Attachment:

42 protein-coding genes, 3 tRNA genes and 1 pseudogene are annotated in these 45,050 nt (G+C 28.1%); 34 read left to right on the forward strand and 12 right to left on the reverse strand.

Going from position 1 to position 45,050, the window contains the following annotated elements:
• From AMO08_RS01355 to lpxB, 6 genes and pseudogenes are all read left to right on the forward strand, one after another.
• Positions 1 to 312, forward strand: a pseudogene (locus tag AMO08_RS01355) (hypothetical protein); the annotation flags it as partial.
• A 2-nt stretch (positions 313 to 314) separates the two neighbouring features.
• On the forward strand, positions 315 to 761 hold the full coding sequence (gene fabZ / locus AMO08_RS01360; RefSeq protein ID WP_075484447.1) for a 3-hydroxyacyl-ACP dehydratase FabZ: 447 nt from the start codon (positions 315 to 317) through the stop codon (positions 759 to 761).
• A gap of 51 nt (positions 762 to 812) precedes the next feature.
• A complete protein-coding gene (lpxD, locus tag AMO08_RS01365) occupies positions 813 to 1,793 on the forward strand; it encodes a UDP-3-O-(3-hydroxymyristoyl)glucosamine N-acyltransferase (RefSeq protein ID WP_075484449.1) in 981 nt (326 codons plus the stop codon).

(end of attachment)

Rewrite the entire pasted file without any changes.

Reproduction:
42 protein-coding genes, 3 tRNA genes and 1 pseudogene are annotated in these 45,050 nt (G+C 28.1%); 34 read left to right on the forward strand and 12 right to left on the reverse strand.

Going from position 1 to position 45,050, the window contains the following annotated elements:
• From AMO08_RS01355 to lpxB, 6 genes and pseudogenes are all read left to right on the forward strand, one after another.
• Positions 1 to 312, forward strand: a pseudogene (locus tag AMO08_RS01355) (hypothetical protein); the annotation flags it as partial.
• A 2-nt stretch (positions 313 to 314) separates the two neighbouring features.
• On the forward strand, positions 315 to 761 hold the full coding sequence (gene fabZ / locus AMO08_RS01360; RefSeq protein ID WP_075484447.1) for a 3-hydroxyacyl-ACP dehydratase FabZ: 447 nt from the start codon (positions 315 to 317) through the stop codon (positions 759 to 761).
• A gap of 51 nt (positions 762 to 812) precedes the next feature.
• A complete protein-coding gene (lpxD, locus tag AMO08_RS01365) occupies positions 813 to 1,793 on the forward strand; it encodes a UDP-3-O-(3-hydroxymyristoyl)glucosamine N-acyltransferase (RefSeq protein ID WP_075484449.1) in 981 nt (326 codons plus the stop codon).